There is a fundamental difference between the questions of “Why is this happening?” and “Why is this happening to me?”. The existential aspect of the first is the second. John Stonestreet relates a story of a girl who asked him “Why does God let bad things happen?” He answers using standard apologetics, but she doesn’t feel helped. Then he realizes that the real question she was asking was, “Why did God let that happen to me?”(1)
I also heard Sean McDonald tell a similar story (I think it was at Winter Xtreme in Gatlinburg, TN back in 2013-14). Right out of seminary he and some friends started talking to a line of people waiting to buy tickets. After hammering arguments in favor of God’s existence, one lady started crying. Sean realized that he hadn’t shown love to the woman.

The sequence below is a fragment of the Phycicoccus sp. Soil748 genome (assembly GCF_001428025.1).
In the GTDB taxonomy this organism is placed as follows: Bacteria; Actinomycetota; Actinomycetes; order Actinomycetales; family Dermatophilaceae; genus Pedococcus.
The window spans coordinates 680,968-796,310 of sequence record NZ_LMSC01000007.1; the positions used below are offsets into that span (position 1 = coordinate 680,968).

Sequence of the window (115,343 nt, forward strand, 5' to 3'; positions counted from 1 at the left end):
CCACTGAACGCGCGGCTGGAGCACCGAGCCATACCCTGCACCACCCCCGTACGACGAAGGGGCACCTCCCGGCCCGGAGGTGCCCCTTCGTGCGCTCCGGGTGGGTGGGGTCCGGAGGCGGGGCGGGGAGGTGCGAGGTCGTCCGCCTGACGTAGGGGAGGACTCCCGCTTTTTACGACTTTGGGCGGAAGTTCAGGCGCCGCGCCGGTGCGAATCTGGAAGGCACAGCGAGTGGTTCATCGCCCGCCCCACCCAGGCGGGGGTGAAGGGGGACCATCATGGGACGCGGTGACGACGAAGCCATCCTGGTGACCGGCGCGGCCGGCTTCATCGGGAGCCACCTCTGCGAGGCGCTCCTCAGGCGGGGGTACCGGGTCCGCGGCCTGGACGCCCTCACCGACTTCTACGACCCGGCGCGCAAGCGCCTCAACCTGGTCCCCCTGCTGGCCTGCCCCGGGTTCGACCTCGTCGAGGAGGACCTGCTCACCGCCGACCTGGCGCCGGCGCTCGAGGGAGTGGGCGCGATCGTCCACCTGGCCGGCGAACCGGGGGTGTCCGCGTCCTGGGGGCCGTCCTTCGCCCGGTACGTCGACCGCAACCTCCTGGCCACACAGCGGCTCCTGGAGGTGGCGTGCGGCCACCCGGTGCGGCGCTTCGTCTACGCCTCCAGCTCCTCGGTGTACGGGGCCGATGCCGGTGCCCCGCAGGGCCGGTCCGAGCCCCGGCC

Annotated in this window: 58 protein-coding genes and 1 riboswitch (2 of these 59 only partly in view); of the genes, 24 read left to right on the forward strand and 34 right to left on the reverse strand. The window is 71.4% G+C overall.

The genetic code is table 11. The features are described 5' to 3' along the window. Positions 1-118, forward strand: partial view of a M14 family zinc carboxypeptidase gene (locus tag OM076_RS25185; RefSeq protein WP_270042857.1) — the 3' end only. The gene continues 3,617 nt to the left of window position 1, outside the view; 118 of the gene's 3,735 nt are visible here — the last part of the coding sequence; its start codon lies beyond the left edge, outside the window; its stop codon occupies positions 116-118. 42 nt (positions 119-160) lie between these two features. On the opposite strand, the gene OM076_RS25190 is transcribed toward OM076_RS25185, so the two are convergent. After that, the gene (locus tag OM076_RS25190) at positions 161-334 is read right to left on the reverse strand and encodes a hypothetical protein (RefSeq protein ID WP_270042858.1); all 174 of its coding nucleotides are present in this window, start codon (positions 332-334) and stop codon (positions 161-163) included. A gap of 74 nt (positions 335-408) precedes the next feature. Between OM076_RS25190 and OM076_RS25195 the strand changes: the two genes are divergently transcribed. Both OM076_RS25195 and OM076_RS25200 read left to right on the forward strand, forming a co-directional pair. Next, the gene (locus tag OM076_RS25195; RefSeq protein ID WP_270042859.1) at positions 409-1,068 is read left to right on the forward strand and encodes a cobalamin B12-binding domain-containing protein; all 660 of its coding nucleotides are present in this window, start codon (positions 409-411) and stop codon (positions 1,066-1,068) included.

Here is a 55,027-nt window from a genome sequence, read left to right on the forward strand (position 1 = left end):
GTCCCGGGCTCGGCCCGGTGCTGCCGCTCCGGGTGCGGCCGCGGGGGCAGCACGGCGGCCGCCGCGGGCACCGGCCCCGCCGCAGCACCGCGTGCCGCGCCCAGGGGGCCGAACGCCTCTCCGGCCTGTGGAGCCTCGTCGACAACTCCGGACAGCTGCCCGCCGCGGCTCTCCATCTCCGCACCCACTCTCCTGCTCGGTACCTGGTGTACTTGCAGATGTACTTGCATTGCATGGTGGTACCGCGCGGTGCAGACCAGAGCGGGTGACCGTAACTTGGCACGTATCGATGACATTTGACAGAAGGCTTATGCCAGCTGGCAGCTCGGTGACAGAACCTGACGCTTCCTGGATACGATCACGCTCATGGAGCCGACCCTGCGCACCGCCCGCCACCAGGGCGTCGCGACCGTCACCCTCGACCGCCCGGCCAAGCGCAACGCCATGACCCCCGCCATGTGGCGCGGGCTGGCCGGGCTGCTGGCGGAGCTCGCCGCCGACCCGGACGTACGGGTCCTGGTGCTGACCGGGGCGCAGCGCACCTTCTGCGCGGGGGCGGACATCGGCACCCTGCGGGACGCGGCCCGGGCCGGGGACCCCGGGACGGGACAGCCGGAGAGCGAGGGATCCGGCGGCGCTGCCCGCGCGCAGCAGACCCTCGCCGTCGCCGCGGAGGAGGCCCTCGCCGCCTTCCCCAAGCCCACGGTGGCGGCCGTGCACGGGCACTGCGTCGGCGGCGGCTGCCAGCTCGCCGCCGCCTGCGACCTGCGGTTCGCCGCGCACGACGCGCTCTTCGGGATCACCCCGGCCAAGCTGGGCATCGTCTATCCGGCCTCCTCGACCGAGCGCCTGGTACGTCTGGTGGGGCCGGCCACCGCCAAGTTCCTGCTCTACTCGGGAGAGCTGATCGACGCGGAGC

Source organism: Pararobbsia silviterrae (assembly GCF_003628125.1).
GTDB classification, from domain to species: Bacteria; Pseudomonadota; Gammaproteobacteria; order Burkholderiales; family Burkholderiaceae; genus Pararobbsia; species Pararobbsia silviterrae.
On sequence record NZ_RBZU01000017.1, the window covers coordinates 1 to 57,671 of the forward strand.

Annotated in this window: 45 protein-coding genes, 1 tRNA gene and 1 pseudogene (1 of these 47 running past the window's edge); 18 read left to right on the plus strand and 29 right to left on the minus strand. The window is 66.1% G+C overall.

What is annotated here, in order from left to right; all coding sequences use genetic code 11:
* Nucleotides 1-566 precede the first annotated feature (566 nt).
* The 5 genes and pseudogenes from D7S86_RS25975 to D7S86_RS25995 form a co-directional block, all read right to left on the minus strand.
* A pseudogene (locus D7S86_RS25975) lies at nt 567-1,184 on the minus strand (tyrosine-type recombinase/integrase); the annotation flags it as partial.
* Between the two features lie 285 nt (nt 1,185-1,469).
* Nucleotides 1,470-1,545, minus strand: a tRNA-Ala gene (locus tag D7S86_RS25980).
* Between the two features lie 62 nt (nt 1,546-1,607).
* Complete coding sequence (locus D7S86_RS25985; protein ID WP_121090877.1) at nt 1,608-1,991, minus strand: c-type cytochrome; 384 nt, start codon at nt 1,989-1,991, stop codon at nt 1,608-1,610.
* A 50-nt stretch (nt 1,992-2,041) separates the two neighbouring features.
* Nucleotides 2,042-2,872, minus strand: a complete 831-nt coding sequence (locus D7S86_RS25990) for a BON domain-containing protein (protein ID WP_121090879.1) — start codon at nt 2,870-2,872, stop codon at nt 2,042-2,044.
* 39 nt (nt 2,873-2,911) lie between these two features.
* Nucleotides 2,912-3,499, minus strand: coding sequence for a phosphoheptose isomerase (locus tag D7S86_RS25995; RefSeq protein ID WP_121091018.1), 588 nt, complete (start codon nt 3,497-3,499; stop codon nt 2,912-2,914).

I believe that all questions require a degree of existential attention. The one who asks another must ask him or her self the same questions. There is a gap between reason and love; it is filled with a void I do not understand. But I do know that the existential reaches towards objectivity in that void. Might the void be the subjective? Is the existential transcendental?
(1) Stonestreet, John. “Why Students Walk Away,” Summit Journal (Summer 2016 Vol. 16 Issue 2), p. 2, 6-8